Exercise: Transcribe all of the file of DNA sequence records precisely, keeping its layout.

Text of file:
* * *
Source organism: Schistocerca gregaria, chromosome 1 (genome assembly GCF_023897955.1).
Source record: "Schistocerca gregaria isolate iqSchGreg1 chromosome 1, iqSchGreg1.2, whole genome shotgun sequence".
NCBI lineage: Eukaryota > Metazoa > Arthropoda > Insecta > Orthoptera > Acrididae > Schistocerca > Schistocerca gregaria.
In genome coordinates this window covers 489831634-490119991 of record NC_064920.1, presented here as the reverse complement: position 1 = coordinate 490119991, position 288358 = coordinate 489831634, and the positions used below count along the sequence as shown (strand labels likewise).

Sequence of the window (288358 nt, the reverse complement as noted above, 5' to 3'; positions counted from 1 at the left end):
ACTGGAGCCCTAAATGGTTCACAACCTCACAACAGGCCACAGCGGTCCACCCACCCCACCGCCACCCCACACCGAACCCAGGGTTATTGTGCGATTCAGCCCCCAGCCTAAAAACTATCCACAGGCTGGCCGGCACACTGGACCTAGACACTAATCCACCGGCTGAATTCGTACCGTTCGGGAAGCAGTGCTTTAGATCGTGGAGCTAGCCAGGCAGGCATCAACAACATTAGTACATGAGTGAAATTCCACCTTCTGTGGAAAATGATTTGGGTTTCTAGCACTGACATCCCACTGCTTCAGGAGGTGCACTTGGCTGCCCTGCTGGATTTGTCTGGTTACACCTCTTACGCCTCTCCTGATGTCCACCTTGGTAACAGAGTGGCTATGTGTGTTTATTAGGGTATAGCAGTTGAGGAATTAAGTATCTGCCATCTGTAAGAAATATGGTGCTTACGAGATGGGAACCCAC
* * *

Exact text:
Source organism: Schistocerca gregaria, chromosome 1 (genome assembly GCF_023897955.1).
Source record: "Schistocerca gregaria isolate iqSchGreg1 chromosome 1, iqSchGreg1.2, whole genome shotgun sequence".
NCBI lineage: Eukaryota > Metazoa > Arthropoda > Insecta > Orthoptera > Acrididae > Schistocerca > Schistocerca gregaria.
In genome coordinates this window covers 489831634-490119991 of record NC_064920.1, presented here as the reverse complement: position 1 = coordinate 490119991, position 288358 = coordinate 489831634, and the positions used below count along the sequence as shown (strand labels likewise).

Sequence of the window (288358 nt, the reverse complement as noted above, 5' to 3'; positions counted from 1 at the left end):
ACTGGAGCCCTAAATGGTTCACAACCTCACAACAGGCCACAGCGGTCCACCCACCCCACCGCCACCCCACACCGAACCCAGGGTTATTGTGCGATTCAGCCCCCAGCCTAAAAACTATCCACAGGCTGGCCGGCACACTGGACCTAGACACTAATCCACCGGCTGAATTCGTACCGTTCGGGAAGCAGTGCTTTAGATCGTGGAGCTAGCCAGGCAGGCATCAACAACATTAGTACATGAGTGAAATTCCACCTTCTGTGGAAAATGATTTGGGTTTCTAGCACTGACATCCCACTGCTTCAGGAGGTGCACTTGGCTGCCCTGCTGGATTTGTCTGGTTACACCTCTTACGCCTCTCCTGATGTCCACCTTGGTAACAGAGTGGCTATGTGTGTTTATTAGGGTATAGCAGTTGAGGAATTAAGTATCTGCCATCTGTAAGAAATATGGTGCTTACGAGATGGGAACCCAC